Last year, at least five major cryptocurrency exchanges were hacked, resulting in the loss of hundreds of millions of USD. The fault for such hacks resides on two fronts: the client side and the server side.
On the client side:
- Open redirects that allow hackers to (1) make real exchanges appear as malicious sites in search engines and (2) increase the success rate of malware installation attacks. The typical attack downloads a “new version of the trading desktop client”, which is really malicious software that steals your wallet.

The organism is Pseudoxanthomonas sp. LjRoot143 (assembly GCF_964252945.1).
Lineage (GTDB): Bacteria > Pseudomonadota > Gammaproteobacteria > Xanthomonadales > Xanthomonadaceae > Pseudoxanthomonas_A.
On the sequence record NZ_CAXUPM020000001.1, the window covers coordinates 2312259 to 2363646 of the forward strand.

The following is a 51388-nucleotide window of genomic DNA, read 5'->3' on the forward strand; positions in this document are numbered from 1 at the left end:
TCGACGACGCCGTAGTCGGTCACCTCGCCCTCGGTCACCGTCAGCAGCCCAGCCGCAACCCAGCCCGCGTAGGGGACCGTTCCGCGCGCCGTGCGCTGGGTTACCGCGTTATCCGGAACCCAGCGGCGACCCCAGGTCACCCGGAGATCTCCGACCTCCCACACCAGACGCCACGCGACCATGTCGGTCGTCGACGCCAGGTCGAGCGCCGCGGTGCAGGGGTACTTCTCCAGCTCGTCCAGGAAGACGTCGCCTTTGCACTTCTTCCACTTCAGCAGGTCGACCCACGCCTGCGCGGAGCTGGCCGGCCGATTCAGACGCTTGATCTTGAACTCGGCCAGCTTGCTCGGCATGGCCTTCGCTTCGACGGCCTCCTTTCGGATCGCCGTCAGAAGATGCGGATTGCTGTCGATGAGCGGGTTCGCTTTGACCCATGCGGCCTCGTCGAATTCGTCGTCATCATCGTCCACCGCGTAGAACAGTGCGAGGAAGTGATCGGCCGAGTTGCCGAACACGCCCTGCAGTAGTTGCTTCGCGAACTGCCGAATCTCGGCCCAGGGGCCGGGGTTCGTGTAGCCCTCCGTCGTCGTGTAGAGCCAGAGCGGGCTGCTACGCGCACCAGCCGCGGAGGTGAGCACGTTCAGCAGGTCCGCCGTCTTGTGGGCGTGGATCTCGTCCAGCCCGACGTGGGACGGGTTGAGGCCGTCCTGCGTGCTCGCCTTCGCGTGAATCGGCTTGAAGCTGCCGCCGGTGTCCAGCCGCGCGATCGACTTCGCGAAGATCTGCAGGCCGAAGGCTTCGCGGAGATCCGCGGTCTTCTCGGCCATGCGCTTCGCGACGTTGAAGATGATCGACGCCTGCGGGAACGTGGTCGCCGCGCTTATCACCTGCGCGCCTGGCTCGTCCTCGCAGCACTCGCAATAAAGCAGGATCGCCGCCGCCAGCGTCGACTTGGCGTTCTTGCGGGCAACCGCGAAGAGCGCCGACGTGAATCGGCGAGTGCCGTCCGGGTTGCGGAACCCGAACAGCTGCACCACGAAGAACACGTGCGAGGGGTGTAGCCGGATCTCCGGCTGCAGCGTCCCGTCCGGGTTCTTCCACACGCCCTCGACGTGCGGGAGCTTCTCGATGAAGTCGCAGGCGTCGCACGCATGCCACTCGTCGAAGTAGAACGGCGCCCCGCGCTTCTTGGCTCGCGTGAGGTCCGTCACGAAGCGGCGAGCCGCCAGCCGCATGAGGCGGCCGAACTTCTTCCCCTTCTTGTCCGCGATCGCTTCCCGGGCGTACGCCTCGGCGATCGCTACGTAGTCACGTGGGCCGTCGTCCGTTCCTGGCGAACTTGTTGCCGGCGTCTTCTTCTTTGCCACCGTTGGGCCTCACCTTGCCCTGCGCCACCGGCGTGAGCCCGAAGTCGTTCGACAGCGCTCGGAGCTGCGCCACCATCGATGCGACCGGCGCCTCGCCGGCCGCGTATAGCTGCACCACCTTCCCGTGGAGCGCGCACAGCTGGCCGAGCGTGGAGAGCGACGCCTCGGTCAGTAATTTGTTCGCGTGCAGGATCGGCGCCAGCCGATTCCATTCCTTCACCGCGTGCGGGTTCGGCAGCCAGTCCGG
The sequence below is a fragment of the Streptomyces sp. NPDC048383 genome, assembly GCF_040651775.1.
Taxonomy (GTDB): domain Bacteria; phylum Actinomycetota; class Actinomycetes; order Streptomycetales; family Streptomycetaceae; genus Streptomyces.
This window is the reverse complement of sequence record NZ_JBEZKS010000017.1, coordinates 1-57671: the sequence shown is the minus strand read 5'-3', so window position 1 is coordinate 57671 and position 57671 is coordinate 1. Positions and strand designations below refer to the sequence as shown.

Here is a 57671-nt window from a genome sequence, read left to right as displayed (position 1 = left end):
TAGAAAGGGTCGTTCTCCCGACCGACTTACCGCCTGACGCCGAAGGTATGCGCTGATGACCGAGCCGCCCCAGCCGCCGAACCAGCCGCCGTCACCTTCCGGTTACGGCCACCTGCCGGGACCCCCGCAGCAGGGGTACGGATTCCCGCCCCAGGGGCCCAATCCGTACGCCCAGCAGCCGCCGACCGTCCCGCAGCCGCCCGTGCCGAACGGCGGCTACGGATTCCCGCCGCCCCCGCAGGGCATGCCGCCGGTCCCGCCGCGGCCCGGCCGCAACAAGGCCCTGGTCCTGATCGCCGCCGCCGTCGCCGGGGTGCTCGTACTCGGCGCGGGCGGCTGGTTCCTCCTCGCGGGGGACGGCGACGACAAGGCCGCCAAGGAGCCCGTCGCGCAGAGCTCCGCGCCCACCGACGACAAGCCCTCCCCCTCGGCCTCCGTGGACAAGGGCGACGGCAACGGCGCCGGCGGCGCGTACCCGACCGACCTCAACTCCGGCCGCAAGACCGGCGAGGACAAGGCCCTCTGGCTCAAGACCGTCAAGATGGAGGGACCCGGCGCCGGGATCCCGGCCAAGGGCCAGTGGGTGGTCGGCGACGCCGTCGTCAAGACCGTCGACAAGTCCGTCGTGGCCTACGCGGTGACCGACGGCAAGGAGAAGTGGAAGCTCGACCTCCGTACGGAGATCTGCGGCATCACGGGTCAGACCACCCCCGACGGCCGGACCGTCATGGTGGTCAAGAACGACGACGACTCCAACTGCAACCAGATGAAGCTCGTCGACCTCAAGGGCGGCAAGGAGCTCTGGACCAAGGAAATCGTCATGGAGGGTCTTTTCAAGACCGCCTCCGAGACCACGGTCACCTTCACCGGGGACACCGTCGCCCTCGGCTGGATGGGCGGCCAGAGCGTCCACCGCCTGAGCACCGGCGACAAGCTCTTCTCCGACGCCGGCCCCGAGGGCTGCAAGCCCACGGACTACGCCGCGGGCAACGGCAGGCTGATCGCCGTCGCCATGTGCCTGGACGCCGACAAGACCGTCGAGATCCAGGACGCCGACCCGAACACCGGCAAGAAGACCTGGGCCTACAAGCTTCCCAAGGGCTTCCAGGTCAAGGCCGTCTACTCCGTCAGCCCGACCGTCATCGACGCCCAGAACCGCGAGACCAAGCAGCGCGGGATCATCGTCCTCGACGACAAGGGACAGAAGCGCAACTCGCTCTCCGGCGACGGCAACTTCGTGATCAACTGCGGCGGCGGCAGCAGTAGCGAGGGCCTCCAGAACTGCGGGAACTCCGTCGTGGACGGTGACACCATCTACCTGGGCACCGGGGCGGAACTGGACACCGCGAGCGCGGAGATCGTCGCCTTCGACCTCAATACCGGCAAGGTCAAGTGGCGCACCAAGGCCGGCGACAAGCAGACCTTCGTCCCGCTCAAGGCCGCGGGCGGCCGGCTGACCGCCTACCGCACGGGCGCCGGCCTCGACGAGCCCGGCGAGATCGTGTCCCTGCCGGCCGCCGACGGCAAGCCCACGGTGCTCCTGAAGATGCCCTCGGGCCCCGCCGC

- SSL issues related to mobile apps are a relatively minor issue (they are more common in countries like China, Iran and Russia, where governments can intercept internet connections with their own certificates).
On the server side:
- NoSQL/key-value injections allow attackers to target new technologies like NoSQL and in-memory databases. These are newer methods and are rarely discovered by developers and frameworks.
- Logic issues (mainly race conditions) are critical and hard to discover by automation tools like source code analyzers. An example of this is simultaneously processing more than one withdrawal transaction, which could result in a negative account balance.
- Authentication issues (e.g. bypasses) have become risky due to logical or input validation problems that allow access to a user session without the proper credentials being checked.